U.S. Rep. Paul D. Ryan (R-Wis.), left, and Republican presidential candidate… (Justin Sullivan / Getty…)
Reporting from Washington — The going rate for a vote in Wisconsin, if you believe the state’s Democratic Party, is as low as a submarine sandwich. After Mitt Romney and Rep. Paul D. Ryan joined together to serve up free sandwiches at Cousins Subs in Waukesha, the Democratic Party sent out a press release contending that by serving up the free food, the campaign had violated Wisconsin law.
Under the category of “Election bribery” in the state’s law books, any individual who “offers, gives, lends or promises to give or lend, or endeavors to procure, anything of value,” with the purpose of either encouraging or discouraging voters from either going to the polls or voting, has gone against the law. That is, so long as the value of the item exceeds $1 and “has utility independent of any political message it contains.”
The subs at Cousins? Their prices range from $4.49 to $5.59, and it isn’t a grand leap to assume that they have utility as food beyond their worth as a marketing vehicle for Romney.
“So bring your friends to the polls, get out and vote and if you want another sandwich, there are more back there,” Romney said to possible voters in attendance.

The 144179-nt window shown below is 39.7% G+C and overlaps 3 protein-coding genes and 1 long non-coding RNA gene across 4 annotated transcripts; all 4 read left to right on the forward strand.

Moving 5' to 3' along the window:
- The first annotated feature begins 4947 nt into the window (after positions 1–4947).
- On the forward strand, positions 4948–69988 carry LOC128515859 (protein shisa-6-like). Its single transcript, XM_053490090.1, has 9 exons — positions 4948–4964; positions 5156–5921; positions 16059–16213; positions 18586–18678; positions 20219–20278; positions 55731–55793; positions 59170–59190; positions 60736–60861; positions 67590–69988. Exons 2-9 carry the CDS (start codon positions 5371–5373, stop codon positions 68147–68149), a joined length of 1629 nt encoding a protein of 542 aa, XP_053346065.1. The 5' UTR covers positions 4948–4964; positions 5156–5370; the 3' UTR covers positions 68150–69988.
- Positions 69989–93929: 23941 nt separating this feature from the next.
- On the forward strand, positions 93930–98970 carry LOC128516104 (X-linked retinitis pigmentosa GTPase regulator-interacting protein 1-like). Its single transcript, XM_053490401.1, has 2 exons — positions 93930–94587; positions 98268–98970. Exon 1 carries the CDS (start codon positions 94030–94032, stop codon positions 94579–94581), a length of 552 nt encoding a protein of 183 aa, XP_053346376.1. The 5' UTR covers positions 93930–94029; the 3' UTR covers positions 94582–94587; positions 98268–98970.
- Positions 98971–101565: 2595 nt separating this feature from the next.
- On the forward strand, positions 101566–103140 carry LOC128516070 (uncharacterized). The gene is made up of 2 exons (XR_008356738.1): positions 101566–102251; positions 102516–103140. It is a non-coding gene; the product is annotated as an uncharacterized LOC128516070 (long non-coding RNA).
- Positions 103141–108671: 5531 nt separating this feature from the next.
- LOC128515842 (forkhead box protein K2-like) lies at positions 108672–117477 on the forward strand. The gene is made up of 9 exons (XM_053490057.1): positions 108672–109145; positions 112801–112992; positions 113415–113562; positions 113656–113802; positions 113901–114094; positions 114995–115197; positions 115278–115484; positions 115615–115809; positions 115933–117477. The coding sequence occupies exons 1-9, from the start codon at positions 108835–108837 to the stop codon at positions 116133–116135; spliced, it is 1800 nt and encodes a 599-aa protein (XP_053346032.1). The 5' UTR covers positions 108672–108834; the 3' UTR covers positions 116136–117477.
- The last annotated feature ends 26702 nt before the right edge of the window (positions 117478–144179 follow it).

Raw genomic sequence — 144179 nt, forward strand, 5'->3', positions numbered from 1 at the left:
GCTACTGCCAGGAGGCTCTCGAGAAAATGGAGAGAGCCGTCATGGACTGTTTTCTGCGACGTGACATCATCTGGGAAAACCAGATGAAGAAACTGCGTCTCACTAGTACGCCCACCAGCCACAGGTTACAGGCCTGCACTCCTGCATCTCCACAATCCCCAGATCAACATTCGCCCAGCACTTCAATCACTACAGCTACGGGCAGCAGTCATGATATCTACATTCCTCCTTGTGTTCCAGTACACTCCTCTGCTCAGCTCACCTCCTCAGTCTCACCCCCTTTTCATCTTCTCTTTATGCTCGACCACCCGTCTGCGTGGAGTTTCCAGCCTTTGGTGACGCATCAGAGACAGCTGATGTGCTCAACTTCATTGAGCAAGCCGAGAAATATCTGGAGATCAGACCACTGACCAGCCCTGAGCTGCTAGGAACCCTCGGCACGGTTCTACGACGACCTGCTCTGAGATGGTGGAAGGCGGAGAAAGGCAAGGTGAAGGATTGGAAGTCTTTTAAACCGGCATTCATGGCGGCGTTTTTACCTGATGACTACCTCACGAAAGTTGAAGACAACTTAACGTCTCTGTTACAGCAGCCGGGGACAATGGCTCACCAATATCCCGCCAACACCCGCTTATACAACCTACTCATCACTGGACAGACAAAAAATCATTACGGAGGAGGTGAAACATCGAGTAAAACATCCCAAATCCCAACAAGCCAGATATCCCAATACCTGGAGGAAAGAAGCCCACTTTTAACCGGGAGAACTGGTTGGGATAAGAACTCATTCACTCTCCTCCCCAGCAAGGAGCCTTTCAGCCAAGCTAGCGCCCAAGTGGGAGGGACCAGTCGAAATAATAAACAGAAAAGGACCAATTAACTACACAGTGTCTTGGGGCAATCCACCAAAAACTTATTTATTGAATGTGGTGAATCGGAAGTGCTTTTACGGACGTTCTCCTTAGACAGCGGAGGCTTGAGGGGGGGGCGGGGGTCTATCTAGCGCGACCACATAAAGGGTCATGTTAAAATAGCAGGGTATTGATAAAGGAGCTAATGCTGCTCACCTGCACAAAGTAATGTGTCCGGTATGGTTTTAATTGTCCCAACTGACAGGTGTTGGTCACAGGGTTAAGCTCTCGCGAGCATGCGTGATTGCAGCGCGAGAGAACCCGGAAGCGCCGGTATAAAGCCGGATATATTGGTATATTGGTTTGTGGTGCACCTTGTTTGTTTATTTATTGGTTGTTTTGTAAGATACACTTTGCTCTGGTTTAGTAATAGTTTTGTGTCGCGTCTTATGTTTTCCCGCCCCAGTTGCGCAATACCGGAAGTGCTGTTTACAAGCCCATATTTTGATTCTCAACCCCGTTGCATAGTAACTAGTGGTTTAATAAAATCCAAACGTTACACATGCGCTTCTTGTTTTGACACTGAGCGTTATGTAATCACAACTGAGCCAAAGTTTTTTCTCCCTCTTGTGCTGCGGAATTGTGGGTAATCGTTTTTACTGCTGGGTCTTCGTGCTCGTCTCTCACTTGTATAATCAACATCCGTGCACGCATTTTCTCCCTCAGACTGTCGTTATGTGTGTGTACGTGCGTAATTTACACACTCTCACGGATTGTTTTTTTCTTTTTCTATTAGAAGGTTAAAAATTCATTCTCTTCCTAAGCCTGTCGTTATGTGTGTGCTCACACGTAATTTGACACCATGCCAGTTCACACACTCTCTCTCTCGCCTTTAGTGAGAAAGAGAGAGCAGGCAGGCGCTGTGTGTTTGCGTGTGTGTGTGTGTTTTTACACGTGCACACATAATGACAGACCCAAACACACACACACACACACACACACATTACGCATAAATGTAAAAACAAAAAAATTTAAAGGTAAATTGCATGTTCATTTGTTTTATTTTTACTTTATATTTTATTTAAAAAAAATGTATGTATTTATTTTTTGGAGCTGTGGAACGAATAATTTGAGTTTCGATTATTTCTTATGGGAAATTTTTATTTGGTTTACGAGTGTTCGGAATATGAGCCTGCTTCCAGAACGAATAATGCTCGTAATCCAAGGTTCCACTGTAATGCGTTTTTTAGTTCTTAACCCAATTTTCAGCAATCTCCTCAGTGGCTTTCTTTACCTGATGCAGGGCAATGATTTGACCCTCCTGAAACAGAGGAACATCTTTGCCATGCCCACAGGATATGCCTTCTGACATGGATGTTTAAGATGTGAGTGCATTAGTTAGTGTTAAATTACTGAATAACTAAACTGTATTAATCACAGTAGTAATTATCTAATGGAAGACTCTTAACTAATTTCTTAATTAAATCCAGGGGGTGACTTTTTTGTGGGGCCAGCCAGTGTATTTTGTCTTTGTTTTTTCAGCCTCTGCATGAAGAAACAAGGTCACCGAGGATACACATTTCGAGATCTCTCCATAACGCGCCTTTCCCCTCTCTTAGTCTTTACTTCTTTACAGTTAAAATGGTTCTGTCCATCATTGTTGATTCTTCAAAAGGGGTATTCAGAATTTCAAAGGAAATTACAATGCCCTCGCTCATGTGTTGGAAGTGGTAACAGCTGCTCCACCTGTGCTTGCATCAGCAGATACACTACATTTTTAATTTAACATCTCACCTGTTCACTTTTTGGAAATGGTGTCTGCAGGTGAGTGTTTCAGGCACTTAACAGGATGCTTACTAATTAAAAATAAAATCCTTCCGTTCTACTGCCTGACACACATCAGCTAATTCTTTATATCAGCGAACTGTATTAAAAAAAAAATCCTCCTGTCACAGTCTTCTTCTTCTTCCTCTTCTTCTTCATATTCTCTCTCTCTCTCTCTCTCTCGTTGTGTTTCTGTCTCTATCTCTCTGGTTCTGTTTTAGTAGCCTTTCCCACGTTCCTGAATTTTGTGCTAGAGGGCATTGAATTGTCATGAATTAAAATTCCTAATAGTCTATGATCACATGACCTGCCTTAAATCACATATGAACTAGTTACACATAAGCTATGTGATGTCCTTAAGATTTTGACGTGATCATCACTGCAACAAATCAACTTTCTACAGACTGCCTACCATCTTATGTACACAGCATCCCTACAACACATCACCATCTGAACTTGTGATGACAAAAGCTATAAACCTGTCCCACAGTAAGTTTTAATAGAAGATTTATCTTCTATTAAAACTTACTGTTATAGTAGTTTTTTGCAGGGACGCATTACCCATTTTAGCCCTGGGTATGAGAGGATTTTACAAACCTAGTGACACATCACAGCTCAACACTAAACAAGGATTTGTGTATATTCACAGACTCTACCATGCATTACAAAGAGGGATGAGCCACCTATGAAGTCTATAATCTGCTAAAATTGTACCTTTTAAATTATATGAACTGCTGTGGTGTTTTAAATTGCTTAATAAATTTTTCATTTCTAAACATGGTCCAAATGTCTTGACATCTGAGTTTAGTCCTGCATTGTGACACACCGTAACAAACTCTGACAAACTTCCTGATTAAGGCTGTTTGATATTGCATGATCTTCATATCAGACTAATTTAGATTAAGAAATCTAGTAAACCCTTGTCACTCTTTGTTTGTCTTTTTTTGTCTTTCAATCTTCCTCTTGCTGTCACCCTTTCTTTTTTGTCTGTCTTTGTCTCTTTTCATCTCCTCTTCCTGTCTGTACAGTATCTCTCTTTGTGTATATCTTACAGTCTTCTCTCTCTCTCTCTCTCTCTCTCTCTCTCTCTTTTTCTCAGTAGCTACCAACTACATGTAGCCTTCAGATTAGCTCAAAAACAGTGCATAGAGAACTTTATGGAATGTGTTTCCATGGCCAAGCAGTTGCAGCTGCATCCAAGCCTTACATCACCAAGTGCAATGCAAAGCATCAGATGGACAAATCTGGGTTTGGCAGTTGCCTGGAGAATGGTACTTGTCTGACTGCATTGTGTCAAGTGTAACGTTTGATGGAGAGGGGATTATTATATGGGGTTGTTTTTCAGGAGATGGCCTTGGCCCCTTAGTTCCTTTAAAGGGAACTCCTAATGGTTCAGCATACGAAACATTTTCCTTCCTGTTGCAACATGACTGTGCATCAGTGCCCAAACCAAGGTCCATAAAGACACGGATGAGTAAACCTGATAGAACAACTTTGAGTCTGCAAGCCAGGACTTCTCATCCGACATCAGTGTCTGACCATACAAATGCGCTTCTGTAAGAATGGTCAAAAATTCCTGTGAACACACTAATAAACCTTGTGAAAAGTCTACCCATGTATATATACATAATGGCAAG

The Democratic Party has formally filed a complaint with Wisconsin’s Government Accountability Board, which will decide whether anything comes of the filing. And as it turns out, in Wisconsin violating electoral bribery laws is a Class I felony.
The only problem with Democrats' contention? There was no explicit exchange of a promise to vote for the sandwiches, nor was there any requirement from Romney’s campaign for individuals to prove that they had already voted in his favor. It seems there’s a bit of a mix-up between bribery and standard campaign practice, and it’s highly unlikely that anything will come of the complaint, which really is a shame for whomever owns the www.subgate.com domain.